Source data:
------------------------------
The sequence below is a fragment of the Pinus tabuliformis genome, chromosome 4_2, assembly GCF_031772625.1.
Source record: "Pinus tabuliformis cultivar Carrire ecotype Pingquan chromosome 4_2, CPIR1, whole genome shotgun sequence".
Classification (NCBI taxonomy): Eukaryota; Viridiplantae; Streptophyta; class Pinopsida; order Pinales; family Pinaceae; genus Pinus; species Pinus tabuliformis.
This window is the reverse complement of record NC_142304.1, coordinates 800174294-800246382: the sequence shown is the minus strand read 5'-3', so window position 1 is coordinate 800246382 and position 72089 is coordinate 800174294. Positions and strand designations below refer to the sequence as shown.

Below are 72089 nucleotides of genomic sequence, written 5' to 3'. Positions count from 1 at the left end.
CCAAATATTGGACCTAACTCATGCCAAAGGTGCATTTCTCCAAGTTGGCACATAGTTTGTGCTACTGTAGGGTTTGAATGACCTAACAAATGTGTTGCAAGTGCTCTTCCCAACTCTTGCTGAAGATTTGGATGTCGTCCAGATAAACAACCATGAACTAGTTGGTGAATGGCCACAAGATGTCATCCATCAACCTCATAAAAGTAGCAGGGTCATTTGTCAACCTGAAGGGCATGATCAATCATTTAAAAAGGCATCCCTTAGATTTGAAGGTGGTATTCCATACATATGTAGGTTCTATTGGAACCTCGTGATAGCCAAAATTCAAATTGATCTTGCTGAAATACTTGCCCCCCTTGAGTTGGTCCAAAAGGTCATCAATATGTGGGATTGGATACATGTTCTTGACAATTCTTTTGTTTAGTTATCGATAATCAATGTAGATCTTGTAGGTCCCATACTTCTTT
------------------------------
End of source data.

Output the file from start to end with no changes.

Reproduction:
The sequence below is a fragment of the Pinus tabuliformis genome, chromosome 4_2, assembly GCF_031772625.1.
Source record: "Pinus tabuliformis cultivar Carrire ecotype Pingquan chromosome 4_2, CPIR1, whole genome shotgun sequence".
Classification (NCBI taxonomy): Eukaryota; Viridiplantae; Streptophyta; class Pinopsida; order Pinales; family Pinaceae; genus Pinus; species Pinus tabuliformis.
This window is the reverse complement of record NC_142304.1, coordinates 800174294-800246382: the sequence shown is the minus strand read 5'-3', so window position 1 is coordinate 800246382 and position 72089 is coordinate 800174294. Positions and strand designations below refer to the sequence as shown.

Below are 72089 nucleotides of genomic sequence, written 5' to 3'. Positions count from 1 at the left end.
CCAAATATTGGACCTAACTCATGCCAAAGGTGCATTTCTCCAAGTTGGCACATAGTTTGTGCTACTGTAGGGTTTGAATGACCTAACAAATGTGTTGCAAGTGCTCTTCCCAACTCTTGCTGAAGATTTGGATGTCGTCCAGATAAACAACCATGAACTAGTTGGTGAATGGCCACAAGATGTCATCCATCAACCTCATAAAAGTAGCAGGGTCATTTGTCAACCTGAAGGGCATGATCAATCATTTAAAAAGGCATCCCTTAGATTTGAAGGTGGTATTCCATACATATGTAGGTTCTATTGGAACCTCGTGATAGCCAAAATTCAAATTGATCTTGCTGAAATACTTGCCCCCCTTGAGTTGGTCCAAAAGGTCATCAATATGTGGGATTGGATACATGTTCTTGACAATTCTTTTGTTTAGTTATCGATAATCAATGTAGATCTTGTAGGTCCCATACTTCTTT